At that time, we came up with the name ACONAV, because I’m Acoma Pueblo and she’s Navajo, so we combined those two cultural names. We both play a lot of roles. My wife is the operations manager — she has a background in business. She helps me with a lot of the sewing as well, and we also include my mother, who is our master seamstress.
We believe in a lot of the same things, and the main part of it being matrilineal culture. We heavily believe in our matriarchs, our mothers. We hold women in high regard, and we wanted to capture that and present it in fashion. Women’s fashion was the answer to that — taking a lot of those matrilineal ideas about empowering the female spirit. In our culture, we look up to them because they are givers of life, they’re nurturers, they’re teachers. We want women to feel empowered when they wear our designs.
Our other biggest influence is our pottery culture. It’s a real recognizable art here in the Southwest, and really world-renowned, it’s a heavily collected item, our pottery art. When I talk to collectors, they say in a lot these designs, they’re timeless and so elegant. And that’s in our brand message, cultural design embodied in timeless elegance. It’s basically taking a snapshot of our culture and embodying that in a wearable art form, and displaying it as a timeless piece that can be worn time and time again while looking elegant.
What was your experience like last year at Phoenix Fashion Week?
Last year was my first year actually applying. I observed Phoenix Fashion Week in 2014 and was really inspired and thought I’d really love to show my collection on that stage one day. In doing the research, I started to discover what was all involved and didn’t feel I was ready. But I met with Brian Hill, the director, on several occasions in meet-and-greets, and he encouraged me to apply.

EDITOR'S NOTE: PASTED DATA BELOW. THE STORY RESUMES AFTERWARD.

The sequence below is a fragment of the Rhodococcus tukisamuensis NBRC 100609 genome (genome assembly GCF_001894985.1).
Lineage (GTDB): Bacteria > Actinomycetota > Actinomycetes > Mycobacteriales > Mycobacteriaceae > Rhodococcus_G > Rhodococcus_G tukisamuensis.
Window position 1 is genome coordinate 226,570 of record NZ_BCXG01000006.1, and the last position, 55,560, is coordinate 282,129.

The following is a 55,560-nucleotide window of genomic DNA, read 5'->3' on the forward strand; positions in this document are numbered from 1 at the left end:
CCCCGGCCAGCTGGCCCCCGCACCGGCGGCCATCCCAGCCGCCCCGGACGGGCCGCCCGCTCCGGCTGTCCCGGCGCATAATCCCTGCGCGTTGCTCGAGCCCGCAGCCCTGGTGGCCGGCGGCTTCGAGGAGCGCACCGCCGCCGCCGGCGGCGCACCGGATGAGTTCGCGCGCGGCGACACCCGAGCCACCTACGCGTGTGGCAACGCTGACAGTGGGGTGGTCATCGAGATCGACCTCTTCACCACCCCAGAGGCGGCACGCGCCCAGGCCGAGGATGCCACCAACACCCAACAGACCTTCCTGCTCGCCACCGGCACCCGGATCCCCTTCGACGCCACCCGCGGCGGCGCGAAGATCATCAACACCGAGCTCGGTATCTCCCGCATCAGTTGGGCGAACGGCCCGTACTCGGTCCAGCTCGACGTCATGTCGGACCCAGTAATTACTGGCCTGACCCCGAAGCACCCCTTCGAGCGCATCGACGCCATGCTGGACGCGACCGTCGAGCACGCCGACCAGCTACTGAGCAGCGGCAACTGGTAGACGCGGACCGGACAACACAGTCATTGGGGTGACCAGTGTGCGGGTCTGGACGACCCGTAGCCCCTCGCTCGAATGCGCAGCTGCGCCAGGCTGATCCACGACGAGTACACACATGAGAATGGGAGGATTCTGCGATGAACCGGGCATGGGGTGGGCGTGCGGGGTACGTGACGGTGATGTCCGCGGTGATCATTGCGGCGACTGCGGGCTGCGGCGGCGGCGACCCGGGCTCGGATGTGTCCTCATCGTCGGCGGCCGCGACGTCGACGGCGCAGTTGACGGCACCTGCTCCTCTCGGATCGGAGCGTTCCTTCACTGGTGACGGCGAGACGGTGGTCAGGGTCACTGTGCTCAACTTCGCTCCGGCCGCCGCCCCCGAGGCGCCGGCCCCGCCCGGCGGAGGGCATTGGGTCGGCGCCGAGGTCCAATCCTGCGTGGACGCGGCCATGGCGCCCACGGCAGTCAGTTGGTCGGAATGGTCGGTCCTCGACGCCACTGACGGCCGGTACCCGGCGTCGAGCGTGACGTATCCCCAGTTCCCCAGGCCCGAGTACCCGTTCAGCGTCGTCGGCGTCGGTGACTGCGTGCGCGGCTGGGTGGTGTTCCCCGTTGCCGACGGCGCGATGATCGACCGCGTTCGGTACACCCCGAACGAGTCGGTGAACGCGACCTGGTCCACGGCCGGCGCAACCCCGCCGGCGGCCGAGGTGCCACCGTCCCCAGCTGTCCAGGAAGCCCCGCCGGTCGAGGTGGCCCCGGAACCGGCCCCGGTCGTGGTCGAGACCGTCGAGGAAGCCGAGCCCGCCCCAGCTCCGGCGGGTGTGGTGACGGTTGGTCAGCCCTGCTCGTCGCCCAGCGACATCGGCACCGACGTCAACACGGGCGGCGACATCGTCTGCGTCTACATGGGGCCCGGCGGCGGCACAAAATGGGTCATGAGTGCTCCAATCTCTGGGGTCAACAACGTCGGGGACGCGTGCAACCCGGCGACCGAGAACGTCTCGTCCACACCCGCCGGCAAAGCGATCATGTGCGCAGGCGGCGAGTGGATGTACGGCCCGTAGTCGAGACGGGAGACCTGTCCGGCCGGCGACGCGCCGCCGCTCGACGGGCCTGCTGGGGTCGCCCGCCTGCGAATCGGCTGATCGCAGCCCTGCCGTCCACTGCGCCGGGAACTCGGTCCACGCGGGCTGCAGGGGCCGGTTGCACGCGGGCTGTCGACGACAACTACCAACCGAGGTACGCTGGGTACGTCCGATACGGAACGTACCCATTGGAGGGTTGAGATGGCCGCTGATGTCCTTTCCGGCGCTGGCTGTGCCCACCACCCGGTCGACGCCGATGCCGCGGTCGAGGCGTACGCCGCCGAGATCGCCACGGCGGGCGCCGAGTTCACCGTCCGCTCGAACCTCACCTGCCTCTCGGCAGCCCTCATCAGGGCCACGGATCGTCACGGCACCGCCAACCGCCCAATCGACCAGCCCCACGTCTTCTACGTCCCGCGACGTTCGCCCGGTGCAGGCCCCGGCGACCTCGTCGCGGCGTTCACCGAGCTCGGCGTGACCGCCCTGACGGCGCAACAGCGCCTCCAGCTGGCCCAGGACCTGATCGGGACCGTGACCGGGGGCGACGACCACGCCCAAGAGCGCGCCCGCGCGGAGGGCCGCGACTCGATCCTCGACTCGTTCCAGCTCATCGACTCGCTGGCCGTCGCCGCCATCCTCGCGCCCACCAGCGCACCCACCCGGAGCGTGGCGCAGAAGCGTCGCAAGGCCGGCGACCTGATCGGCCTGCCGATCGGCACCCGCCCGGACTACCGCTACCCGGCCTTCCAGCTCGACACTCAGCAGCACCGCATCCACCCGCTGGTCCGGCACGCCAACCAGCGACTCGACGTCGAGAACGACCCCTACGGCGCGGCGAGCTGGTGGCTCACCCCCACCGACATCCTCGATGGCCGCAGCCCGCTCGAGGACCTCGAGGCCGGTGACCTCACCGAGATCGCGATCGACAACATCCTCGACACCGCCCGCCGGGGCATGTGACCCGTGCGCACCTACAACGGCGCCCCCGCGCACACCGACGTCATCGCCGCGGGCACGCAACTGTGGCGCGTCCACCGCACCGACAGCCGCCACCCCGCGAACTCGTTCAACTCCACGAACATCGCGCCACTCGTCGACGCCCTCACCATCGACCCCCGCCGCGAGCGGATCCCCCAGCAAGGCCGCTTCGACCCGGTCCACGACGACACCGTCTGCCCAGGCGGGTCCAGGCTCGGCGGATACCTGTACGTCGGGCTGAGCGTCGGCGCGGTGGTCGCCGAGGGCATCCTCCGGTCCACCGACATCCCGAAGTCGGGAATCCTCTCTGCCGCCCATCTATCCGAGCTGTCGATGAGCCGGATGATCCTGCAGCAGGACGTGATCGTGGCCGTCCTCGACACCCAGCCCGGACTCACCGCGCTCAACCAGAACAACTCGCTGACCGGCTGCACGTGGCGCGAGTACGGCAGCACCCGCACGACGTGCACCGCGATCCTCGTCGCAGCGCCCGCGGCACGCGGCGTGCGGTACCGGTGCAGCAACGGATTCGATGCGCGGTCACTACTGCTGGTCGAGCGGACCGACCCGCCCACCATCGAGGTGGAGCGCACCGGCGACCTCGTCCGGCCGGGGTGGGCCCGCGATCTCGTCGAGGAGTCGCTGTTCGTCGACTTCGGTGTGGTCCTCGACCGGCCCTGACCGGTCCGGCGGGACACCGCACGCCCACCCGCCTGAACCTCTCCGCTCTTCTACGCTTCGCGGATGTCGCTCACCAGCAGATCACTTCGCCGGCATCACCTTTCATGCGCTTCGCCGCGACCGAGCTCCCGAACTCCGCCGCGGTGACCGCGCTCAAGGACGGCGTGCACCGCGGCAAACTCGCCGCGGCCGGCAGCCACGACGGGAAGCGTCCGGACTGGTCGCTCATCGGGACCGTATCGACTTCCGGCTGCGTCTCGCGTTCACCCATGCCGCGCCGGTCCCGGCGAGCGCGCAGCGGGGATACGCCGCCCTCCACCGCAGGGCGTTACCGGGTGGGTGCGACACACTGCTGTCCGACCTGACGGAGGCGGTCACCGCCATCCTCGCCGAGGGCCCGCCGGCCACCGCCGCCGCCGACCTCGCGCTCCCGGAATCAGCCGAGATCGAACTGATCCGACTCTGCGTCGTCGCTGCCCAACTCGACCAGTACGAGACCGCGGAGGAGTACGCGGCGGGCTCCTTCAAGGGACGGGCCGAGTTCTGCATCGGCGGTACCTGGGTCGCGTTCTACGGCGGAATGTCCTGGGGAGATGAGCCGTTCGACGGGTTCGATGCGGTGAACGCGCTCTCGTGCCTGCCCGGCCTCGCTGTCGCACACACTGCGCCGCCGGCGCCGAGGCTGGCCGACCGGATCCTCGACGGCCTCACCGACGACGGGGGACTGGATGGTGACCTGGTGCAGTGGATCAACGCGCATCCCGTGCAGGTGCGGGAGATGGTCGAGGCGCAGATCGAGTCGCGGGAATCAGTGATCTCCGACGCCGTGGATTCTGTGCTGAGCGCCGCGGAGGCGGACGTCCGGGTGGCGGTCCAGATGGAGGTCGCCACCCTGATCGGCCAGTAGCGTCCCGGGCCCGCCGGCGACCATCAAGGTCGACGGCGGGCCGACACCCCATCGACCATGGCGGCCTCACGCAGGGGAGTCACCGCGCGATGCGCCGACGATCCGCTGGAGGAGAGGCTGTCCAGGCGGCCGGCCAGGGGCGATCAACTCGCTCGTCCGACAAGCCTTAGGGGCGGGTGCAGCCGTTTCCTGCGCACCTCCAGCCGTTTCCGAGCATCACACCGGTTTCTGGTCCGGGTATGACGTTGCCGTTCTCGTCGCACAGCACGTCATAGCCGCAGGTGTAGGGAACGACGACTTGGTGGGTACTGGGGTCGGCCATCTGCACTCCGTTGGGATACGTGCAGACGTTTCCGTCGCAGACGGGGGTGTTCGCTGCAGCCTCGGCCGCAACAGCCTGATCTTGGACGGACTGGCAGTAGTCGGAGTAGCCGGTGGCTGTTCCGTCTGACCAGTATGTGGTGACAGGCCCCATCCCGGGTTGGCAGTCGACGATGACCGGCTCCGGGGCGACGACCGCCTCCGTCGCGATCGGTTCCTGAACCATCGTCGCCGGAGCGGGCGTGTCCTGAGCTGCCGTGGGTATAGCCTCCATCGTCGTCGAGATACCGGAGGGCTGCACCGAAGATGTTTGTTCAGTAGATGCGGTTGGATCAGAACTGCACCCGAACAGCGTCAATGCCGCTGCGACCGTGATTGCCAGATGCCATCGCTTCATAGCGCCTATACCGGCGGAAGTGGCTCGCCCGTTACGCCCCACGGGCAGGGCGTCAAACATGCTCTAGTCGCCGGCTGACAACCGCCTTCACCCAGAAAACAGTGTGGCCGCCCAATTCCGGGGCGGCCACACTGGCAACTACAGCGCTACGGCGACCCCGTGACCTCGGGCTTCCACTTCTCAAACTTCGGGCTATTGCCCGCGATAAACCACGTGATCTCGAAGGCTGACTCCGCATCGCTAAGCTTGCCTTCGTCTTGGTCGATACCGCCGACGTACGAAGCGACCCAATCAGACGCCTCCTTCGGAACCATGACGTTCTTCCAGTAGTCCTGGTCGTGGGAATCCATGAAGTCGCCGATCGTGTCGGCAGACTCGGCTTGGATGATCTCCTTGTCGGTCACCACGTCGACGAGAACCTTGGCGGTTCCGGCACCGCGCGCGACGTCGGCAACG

In May we got the news we were in the 2016 lineup. I was still employed as an engineer at the time, and I had to make the decision to drop my engineering career and pursue this full time to make this work for us.
I’m really glad I did it; it was a great experience. What I really loved was that they helped us develop our brand and figure out who we really are. To be one of two designers that were Native American for the first time in Phoenix Fashion Week last year was awesome. That’s also part of our mission – to bring more awareness and exposure to Native fashion and be more representative of ourselves, rather than be represented by non-Native designers — because we’re still living, we’re still here and we still have a voice.
I came close to winning Designer of the Year last year. We came in second, according to the points system. This year they extended an invitation for us to come back, and for them to continue to believe in my brand is awesome, so I decided to try again.
What can we expect to see in your latest collection?
It’ll be my Spring/Summer 2018 collection. This year’s collection is still very heavily influenced by the pottery art. I’ve spent two months in Santa Fe, New Mexico, on the Ron and Susan Dubin Native American Artists Fellowship at the School for Advanced Research. They have an Indian arts research center that has a collection of our pottery, and I’ve been observing a lot of the textures. I want to bring a lot of that into my designs this year.
I also want to concentrate on combining my skills in jewelry making and fashion. I’m going to bring more of my metalwork and ornate embellishments to the designs, giving everything a more three-dimensional look. It’s a little darker, but there’s more color added to the designs.
It’s also going to tell the story of emergence. In our culture, we believe we are a product of the Earth. We emerged from the Earth much like plants — that’s part of our origin story. I’m really inspired by that this year and telling little parts of that story through fashion. The idea of the emerging spirit is also tied into me being an emerging designer.
— Emily Balli